drawn up by the sun from lake and ocean, seeming to feed the
heavenly fires, and returning to earth in the form of rain. He
concluded that this must represent the flow of the cosmic
process as a whole. Again, in the falling of dew, in the
gatherings of mists, and in the welling-up of fountains, the solid
materials of the world are apparently passing into a liquid state.

Thales was not the first to note these things. They had been
subtly modifying the thoughts of men for untold generations.
But he was the first whom we know to have gathered together
into a definite theory the vague intuitions which had been so
long unconsciously operative. He singled out this mobile
element and saw in it the substance of the flux of the world as a
whole.

His theory of movement took a wide range. He did not separate
the thing moved from the moving force; nor did he draw any
distinction between the organic and inorganic--the mechanical
and the vital. He regarded all modes of motion as essentially
spontaneous and self-determined. Moreover (as Aristotle tells
us) he identified this inherent principle of change with what is
divine in nature and in the soul. That is to say, the Real, for
Thales, is living impulse and continuous process. It is
experienced in man's conscious activities, and constitutes the
principle of unity in every mode and form of existence.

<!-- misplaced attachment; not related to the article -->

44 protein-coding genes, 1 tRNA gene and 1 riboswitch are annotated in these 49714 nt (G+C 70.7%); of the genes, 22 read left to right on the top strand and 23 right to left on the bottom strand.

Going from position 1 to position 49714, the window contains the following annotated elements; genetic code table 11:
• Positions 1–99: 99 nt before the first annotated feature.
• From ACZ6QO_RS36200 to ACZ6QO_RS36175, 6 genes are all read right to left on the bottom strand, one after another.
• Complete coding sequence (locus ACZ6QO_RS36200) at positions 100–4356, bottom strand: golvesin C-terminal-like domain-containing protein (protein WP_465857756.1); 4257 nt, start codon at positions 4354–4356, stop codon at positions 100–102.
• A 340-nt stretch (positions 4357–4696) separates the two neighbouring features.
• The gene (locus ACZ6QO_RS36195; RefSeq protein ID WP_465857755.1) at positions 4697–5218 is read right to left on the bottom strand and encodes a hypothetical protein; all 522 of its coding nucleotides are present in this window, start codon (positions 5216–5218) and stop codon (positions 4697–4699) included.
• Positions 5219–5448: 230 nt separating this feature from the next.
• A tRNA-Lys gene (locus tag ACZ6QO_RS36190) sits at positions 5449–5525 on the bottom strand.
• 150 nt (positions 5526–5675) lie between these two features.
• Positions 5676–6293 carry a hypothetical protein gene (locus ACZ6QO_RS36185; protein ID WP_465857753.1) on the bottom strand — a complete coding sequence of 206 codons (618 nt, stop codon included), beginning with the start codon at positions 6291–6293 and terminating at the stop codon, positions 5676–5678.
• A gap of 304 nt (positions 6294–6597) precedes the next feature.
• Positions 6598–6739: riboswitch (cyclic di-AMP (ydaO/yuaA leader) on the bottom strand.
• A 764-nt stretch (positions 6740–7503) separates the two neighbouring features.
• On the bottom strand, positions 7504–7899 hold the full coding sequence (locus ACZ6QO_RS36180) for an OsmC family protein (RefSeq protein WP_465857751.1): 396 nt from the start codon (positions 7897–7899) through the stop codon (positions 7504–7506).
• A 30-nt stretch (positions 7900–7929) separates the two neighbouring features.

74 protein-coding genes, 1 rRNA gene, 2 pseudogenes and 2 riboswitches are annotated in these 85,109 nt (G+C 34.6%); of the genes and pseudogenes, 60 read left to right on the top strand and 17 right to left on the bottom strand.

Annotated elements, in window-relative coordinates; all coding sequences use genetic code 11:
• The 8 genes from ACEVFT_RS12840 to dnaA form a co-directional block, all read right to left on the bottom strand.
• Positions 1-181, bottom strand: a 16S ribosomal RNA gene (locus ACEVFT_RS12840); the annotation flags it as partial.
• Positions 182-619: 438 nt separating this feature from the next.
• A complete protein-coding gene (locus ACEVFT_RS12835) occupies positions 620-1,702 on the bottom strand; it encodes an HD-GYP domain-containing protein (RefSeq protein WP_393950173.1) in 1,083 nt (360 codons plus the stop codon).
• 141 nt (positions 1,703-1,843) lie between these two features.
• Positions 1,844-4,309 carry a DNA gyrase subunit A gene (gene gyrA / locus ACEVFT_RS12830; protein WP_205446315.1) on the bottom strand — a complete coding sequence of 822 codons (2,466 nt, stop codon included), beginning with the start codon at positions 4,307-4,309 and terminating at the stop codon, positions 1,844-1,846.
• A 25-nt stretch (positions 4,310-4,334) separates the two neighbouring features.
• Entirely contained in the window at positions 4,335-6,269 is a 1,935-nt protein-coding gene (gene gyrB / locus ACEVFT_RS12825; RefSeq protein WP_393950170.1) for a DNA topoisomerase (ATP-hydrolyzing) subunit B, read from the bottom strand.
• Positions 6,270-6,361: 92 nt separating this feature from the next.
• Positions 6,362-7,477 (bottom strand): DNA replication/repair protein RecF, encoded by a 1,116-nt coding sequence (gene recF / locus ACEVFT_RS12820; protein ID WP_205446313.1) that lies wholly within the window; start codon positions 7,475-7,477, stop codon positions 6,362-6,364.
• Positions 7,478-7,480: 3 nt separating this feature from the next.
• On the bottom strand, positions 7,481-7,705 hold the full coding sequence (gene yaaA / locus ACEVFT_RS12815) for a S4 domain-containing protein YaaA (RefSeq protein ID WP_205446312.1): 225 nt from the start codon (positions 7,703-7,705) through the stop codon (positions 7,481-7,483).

It is on the organic side of this speculation that Aristotle,
probably biased by his biological studies, chiefly dwells. Is it
possible to trace the grounds of which Thales based his wider
induction? Aristotle helps us. He supposes his predecessor to
have noted that water and life seem to be inseparable, and that
moisture is necessary to the germination and development of all
known organisms. It was natural to conclude that the principle
of life is in the water--the conclusion of the reason also
harmonising with the intuition stimulated by movement. Nor
was the inference altogether unwarranted. Put into historical
perspective, it still retains its force and value. The latest
biological authorities tell us that all branches of the zoological
family tree were formed on the moist shores of large water
basins, and that there is no form of life, not only terrestrial, but
even of the deep seas which has not passed through a littoral
phase. In other words, it is still allowable to hold that the
"moist," as Thales generally called his primal element, contains
one of the secrets of life. So close is the earliest to the latest
pronouncement on the origin of life on the globe!

Reviewing this brief exposition of the leading doctrine of an
ancient speculation, what bearing has it on the principles of
Nature Mysticism as laid down in preceding chapters? Certain
fairly obvious ones. Thales was guided by impressions received
from the qualities, behaviour, and functions of water; and they
led him to attribute a plastic life to matter. It would be
modernising him too severely to style him a hylozoist. But his
ascription of a soul to the magnet and to amber carries him far
on the way to that metaphysical world-view. Deeply suggestive
also is the saying which, if not rightly attributed to him, is at
least characteristic of his school--"All things are full of the
gods." We may therefore infer that the physical properties of
water are such as to suggest the ideas which have culminated in
modern animism. That is to say, water is capable of producing
intellectual and spiritual, as well as what are termed physical
effects. The deeper view of intuition is justified. And Thales, by
virtue of the whole trend and outcome of his speculations, may
claim an honoured place in the ranks of the nature-mystics.





Next: The Waters Under The Earth

Previous: Nature Mysticism And The Race